Beautiful RARE certificate from the Gibraltar & Flat Rock Company
issued in 1840. This item has the signatures of the Company's President, E. Tamworth and Secretary, Joshua Howard and is over 173 years old. Peter Godfroy, Benjamin B. Kerchival, and Joshua Howard, all Trustees of the Gibraltar & Flat Rock Company and their names are printed on the certificate as such. 6 1/2" x 3 1/2". EF Condition.
This certificate was issued for capital stock to fund the purchase of land in the town of "Gibraltar" and around the village of "Vreelandt", Michigan. Gibraltar and Flat Rock are located just south of Detroit along Lake Erie. Vreelandt was a small village located just north of Gibraltar according to an early 1800's map.
This land was first settled, by Peter Godfroy, Benjamin B. Kerchival and Colonel Joshua Howard, trustees of the Gibralter & Flat Rock Company in 1811, it was platted and recorded on March 14, 1837. On October 2, 1837 Amos Dunbar became the first postmaster of Gibralter on October 2, 1837. The office was renamed Woodbury on December 8, 1838, but was changed back to Gibralter on May 13, 1839, with the spelling changed to Gibraltar on December 19, 1900. It remained that way until the office was closed on January 31, 1910. The village didn't prosper until it was revived by the suburban boom.
It was incorporated as a village in 1954, and as a city in 1961
The earliest residents in this area of Michigan, were the Wyandots (or Huron) Native Americans. They were under French control until the British captured Detroit in 1760. The early tribes used Gibraltar as the "Head Village." It was the headquarters of the Council House and the International Council Fires. Since the Wyandot were always a leading tribe in the Northwest Territory, the Great Council of the Confederacy was also held here.
The area was called, "Chenal de la Presque Isle" on early French maps. This roughly translates into "Channel of the near (or almost near) Island." The theory is that when the English began to settle in the area, they called it Gibraltar, which in their opinion, was the greatest rock of all. When original land plats were registered for the area, the spelling was "Gibralter." It was not until the year 1900, that the spelling was changed to "Gibraltar," which is the current spelling of today.
The Brownstown Treaty was signed in 1807, which opened up the southeastern portion of Michigan for survey, settlement, and new roads. West Jefferson Road follows along an old Native American trail traveling from Ohio to the north. It is said that in the spring, Native American families were travel north and leave their mares on what is now called Horse Island, to foal. The horses would live the summer on this island to feed and mate, and were picked up by the Natives on their return trip south, in the fall. The Native American tribes took advantage of the abundance of reeds for making baskets, and for the good hunting and fishing in the area.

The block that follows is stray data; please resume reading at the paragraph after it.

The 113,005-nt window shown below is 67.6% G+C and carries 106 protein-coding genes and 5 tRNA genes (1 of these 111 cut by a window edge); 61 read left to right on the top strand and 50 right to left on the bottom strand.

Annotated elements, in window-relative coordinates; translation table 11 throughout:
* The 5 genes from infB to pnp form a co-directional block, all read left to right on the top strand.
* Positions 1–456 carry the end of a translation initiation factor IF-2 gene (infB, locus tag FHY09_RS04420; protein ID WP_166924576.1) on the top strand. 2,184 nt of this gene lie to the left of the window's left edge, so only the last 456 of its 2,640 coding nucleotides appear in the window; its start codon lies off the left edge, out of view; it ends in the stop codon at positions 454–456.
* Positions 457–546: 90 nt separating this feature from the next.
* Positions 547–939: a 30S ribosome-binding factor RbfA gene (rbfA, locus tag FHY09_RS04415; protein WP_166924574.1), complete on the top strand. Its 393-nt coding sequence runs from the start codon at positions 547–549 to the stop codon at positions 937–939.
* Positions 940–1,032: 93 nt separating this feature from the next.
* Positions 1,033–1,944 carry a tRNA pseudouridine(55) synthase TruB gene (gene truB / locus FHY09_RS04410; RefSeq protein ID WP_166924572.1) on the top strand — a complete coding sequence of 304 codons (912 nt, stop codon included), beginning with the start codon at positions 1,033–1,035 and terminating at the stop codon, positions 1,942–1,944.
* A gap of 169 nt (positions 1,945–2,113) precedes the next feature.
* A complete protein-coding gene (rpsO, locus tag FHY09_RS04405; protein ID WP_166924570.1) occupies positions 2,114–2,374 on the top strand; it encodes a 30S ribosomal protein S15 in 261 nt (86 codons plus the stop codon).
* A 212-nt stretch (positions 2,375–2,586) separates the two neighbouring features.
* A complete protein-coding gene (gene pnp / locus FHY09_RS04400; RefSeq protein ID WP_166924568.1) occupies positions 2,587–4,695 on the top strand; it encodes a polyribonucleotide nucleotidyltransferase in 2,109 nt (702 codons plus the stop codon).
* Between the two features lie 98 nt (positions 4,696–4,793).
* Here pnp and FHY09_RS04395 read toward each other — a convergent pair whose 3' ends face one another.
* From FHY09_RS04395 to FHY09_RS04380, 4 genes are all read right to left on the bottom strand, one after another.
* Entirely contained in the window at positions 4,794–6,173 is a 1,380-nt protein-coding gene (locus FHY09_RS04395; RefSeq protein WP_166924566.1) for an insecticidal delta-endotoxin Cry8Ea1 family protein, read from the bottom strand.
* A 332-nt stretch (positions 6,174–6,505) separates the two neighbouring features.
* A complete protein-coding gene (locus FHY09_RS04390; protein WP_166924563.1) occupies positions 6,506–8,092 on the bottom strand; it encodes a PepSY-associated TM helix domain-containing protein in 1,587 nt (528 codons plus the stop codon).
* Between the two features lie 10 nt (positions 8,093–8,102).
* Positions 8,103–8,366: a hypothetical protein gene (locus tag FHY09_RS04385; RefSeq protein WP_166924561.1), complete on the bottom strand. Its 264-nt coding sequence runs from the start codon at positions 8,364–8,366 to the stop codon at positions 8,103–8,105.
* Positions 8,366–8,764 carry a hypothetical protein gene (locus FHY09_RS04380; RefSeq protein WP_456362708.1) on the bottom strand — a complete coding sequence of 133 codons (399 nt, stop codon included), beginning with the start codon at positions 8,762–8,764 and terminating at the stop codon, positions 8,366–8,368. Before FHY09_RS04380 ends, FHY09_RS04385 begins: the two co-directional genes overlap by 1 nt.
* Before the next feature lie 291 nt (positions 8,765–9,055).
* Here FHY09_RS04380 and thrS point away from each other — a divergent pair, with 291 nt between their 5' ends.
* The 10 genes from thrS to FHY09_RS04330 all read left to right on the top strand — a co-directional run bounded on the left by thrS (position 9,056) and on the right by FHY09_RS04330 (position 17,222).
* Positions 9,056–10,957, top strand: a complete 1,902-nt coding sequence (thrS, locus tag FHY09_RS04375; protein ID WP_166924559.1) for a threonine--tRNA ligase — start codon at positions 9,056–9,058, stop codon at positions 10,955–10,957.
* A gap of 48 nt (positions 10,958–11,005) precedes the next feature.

Following the successful opening of the Erie Canal in 1825, local entrepreneurs had also invisioned builing such a canal to go from Gibraltar to Lake Michigan. The Gibralter-Flat Rock Land and Canal Company was organized on July 20, 1836, for this purpose. Their plans were to build a canal between Gibraltar and Flat Rock, extending to Ypsilanti, with an ultimate goal of reaching Muskegon.
The offices of the Canal Company were located on the second floor of the two-and-a-half story hotel in Gibraltar. Two leaders associated with this enterprise were Lewis Cass, former Governor, and Daniel Webster, a renowned orator and national political figure of that time.
Lewis Cass, who lived in Detroit, and Daniel Webster were invited to Gibraltar to discuss the details and deliver speeches from the hotel explaining the great benefits this canal would bring to Michigan. Webster announced he would personally acquire $20,000 of Canal Company stock.
The Gibralter-Flat Rock Land and Canal Company actually filled the area with a number of its settlers. It was widely advertised and created a great confidence with the pioneers that lots were sold for $5,000 or more.
Dredging did begin along the Huron River, however the project failed in 1838.
Gibraltar, was platted and recorded on March 14, 1837, by Peter Godfroy, Benjamin B. Kerchival, and Joshua Howard, all Trustees of the Land and Canal Company.
Amos Dunbar became the first Postmaster on October 2, 1837. The post office was renamed, Woodbury on December 8, 1838, but was named back to Gibraltar by May 13, 1839.
History from Wikipeida and OldCompanyResearch.com.